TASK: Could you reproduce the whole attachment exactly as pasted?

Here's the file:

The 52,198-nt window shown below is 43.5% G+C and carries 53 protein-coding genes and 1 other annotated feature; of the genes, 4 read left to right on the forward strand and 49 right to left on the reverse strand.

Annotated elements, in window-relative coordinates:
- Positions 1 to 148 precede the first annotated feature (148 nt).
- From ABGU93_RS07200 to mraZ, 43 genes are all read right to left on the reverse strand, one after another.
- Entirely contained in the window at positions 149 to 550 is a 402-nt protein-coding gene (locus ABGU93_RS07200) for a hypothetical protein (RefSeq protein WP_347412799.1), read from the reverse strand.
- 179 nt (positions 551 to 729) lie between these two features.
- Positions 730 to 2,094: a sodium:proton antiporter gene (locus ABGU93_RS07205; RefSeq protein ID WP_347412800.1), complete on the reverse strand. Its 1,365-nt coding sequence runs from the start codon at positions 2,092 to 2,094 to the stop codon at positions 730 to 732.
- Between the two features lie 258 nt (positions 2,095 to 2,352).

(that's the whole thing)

The 52,198-nt window shown below is 43.5% G+C and carries 53 protein-coding genes and 1 other annotated feature; of the genes, 4 read left to right on the forward strand and 49 right to left on the reverse strand.

Annotated elements, in window-relative coordinates:
- Positions 1 to 148 precede the first annotated feature (148 nt).
- From ABGU93_RS07200 to mraZ, 43 genes are all read right to left on the reverse strand, one after another.
- Entirely contained in the window at positions 149 to 550 is a 402-nt protein-coding gene (locus ABGU93_RS07200) for a hypothetical protein (RefSeq protein WP_347412799.1), read from the reverse strand.
- 179 nt (positions 551 to 729) lie between these two features.
- Positions 730 to 2,094: a sodium:proton antiporter gene (locus ABGU93_RS07205; RefSeq protein ID WP_347412800.1), complete on the reverse strand. Its 1,365-nt coding sequence runs from the start codon at positions 2,092 to 2,094 to the stop codon at positions 730 to 732.
- Between the two features lie 258 nt (positions 2,095 to 2,352).